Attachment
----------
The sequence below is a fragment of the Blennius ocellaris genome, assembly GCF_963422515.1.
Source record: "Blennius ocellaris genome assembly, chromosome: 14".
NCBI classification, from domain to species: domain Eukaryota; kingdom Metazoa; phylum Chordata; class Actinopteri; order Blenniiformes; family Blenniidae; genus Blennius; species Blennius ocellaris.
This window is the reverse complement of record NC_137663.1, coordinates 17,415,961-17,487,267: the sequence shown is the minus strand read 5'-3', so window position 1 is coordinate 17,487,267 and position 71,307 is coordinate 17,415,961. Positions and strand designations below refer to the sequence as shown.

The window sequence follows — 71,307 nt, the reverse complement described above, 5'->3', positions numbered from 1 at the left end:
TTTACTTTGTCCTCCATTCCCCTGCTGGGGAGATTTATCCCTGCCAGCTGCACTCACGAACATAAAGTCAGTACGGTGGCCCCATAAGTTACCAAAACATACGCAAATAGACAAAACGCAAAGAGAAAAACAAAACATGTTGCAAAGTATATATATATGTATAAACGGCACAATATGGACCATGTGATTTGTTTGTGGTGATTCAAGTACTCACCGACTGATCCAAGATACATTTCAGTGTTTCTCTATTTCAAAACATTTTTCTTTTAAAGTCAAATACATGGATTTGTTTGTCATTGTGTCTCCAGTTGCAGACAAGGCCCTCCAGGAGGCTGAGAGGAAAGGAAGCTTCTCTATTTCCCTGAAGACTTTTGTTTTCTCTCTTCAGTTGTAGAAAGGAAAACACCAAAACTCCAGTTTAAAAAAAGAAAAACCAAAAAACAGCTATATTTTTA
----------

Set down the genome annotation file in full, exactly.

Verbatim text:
The sequence below is a fragment of the Blennius ocellaris genome, assembly GCF_963422515.1.
Source record: "Blennius ocellaris genome assembly, chromosome: 14".
NCBI classification, from domain to species: domain Eukaryota; kingdom Metazoa; phylum Chordata; class Actinopteri; order Blenniiformes; family Blenniidae; genus Blennius; species Blennius ocellaris.
This window is the reverse complement of record NC_137663.1, coordinates 17,415,961-17,487,267: the sequence shown is the minus strand read 5'-3', so window position 1 is coordinate 17,487,267 and position 71,307 is coordinate 17,415,961. Positions and strand designations below refer to the sequence as shown.

The window sequence follows — 71,307 nt, the reverse complement described above, 5'->3', positions numbered from 1 at the left end:
TTTACTTTGTCCTCCATTCCCCTGCTGGGGAGATTTATCCCTGCCAGCTGCACTCACGAACATAAAGTCAGTACGGTGGCCCCATAAGTTACCAAAACATACGCAAATAGACAAAACGCAAAGAGAAAAACAAAACATGTTGCAAAGTATATATATATGTATAAACGGCACAATATGGACCATGTGATTTGTTTGTGGTGATTCAAGTACTCACCGACTGATCCAAGATACATTTCAGTGTTTCTCTATTTCAAAACATTTTTCTTTTAAAGTCAAATACATGGATTTGTTTGTCATTGTGTCTCCAGTTGCAGACAAGGCCCTCCAGGAGGCTGAGAGGAAAGGAAGCTTCTCTATTTCCCTGAAGACTTTTGTTTTCTCTCTTCAGTTGTAGAAAGGAAAACACCAAAACTCCAGTTTAAAAAAAGAAAAACCAAAAAACAGCTATATTTTTA